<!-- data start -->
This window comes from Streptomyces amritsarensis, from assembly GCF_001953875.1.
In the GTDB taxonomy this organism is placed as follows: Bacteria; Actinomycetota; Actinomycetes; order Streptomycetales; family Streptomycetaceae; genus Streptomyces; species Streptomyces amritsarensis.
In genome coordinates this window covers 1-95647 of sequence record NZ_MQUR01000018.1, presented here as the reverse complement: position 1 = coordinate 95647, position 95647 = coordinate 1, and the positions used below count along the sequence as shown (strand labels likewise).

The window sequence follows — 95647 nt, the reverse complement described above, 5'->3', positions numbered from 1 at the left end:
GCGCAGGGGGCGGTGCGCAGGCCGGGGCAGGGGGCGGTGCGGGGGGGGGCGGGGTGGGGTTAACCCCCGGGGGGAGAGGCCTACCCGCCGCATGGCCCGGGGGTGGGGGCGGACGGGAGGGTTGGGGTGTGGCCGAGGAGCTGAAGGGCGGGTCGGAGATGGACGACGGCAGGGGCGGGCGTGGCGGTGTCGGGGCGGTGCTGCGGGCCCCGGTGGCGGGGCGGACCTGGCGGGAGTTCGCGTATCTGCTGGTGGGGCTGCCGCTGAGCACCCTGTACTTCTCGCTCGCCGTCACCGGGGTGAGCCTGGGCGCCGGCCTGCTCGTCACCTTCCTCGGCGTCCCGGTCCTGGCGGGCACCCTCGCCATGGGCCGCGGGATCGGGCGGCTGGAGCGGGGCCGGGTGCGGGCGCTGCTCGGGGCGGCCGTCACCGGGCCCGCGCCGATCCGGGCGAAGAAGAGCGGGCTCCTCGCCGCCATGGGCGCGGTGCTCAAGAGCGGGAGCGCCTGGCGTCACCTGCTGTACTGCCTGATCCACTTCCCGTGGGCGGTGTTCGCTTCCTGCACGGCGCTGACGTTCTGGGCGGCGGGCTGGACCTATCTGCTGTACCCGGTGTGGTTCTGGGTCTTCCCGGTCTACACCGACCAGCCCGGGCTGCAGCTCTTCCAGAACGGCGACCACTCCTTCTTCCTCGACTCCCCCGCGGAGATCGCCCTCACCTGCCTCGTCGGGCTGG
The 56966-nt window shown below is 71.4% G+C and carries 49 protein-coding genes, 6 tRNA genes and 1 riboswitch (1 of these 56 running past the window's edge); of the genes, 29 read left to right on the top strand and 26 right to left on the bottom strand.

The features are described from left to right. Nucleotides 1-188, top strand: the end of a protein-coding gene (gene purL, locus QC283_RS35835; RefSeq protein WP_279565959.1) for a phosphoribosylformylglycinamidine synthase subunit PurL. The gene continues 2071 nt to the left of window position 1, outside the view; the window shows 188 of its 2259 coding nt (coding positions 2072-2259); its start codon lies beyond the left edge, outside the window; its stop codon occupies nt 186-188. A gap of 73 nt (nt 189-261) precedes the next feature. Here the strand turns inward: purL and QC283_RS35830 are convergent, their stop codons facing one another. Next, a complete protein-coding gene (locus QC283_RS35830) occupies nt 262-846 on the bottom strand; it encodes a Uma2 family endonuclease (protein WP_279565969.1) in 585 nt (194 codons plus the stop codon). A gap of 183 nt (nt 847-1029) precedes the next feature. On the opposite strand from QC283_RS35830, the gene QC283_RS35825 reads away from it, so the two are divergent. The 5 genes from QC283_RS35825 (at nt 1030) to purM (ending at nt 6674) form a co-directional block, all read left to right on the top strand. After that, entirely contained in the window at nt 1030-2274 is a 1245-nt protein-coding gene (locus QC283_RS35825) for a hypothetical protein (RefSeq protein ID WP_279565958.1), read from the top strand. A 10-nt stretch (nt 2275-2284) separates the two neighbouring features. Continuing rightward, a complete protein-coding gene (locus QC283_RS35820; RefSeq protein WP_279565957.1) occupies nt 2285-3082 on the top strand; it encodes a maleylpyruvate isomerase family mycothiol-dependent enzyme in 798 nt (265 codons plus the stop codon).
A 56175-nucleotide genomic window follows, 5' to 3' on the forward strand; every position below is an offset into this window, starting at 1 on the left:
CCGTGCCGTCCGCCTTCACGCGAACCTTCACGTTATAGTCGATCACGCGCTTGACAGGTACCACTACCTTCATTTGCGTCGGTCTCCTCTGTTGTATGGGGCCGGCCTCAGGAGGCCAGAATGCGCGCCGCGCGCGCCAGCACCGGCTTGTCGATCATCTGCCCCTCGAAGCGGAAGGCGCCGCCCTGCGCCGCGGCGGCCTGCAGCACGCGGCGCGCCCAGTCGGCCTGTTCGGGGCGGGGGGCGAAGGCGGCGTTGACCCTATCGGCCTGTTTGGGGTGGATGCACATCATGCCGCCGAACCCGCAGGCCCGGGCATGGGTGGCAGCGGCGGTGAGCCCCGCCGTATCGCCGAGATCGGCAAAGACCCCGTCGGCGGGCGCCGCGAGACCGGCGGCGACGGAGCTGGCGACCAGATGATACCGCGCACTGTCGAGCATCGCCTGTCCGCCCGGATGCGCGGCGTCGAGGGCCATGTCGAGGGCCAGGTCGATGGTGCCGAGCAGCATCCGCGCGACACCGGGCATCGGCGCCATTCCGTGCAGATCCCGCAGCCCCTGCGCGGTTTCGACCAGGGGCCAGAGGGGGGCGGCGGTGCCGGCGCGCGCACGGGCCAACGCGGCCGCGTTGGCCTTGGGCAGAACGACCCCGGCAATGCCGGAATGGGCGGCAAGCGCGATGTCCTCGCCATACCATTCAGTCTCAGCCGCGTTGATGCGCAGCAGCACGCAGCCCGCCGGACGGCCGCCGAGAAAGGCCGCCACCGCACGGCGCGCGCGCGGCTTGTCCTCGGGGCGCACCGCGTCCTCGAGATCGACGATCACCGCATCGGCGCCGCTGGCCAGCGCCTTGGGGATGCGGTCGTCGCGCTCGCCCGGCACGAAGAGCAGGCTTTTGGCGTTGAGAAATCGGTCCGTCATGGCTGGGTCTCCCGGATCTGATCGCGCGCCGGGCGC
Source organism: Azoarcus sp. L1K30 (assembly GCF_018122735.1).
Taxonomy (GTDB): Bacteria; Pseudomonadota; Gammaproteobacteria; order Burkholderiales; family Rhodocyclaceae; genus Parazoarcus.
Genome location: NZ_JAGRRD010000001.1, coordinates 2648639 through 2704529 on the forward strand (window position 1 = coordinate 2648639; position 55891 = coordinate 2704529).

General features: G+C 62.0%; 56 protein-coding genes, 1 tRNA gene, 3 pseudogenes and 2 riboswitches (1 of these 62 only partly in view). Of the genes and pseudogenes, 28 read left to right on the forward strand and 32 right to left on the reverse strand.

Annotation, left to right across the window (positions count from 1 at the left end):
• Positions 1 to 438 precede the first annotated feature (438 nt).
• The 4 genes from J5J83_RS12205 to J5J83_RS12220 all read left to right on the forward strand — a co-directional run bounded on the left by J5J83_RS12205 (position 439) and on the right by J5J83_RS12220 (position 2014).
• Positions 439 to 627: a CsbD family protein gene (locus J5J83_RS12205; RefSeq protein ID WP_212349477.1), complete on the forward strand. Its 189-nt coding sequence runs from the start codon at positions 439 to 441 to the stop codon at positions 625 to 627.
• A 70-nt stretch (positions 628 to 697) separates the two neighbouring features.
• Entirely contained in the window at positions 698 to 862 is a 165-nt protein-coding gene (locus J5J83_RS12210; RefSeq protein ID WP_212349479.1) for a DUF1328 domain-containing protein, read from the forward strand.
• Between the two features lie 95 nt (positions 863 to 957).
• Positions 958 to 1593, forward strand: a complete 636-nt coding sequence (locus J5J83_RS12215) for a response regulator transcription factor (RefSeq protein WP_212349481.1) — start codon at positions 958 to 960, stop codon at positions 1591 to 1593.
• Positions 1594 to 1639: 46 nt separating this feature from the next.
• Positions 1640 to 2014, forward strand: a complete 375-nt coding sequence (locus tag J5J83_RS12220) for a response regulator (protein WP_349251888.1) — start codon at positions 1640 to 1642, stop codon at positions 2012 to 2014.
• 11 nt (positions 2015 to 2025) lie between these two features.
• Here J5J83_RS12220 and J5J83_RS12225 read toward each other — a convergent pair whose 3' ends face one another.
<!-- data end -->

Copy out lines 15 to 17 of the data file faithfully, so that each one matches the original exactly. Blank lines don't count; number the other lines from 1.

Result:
• Positions 1 to 438 precede the first annotated feature (438 nt).
• The 4 genes from J5J83_RS12205 to J5J83_RS12220 all read left to right on the forward strand — a co-directional run bounded on the left by J5J83_RS12205 (position 439) and on the right by J5J83_RS12220 (position 2014).
• Positions 439 to 627: a CsbD family protein gene (locus J5J83_RS12205; RefSeq protein ID WP_212349477.1), complete on the forward strand. Its 189-nt coding sequence runs from the start codon at positions 439 to 441 to the stop codon at positions 625 to 627.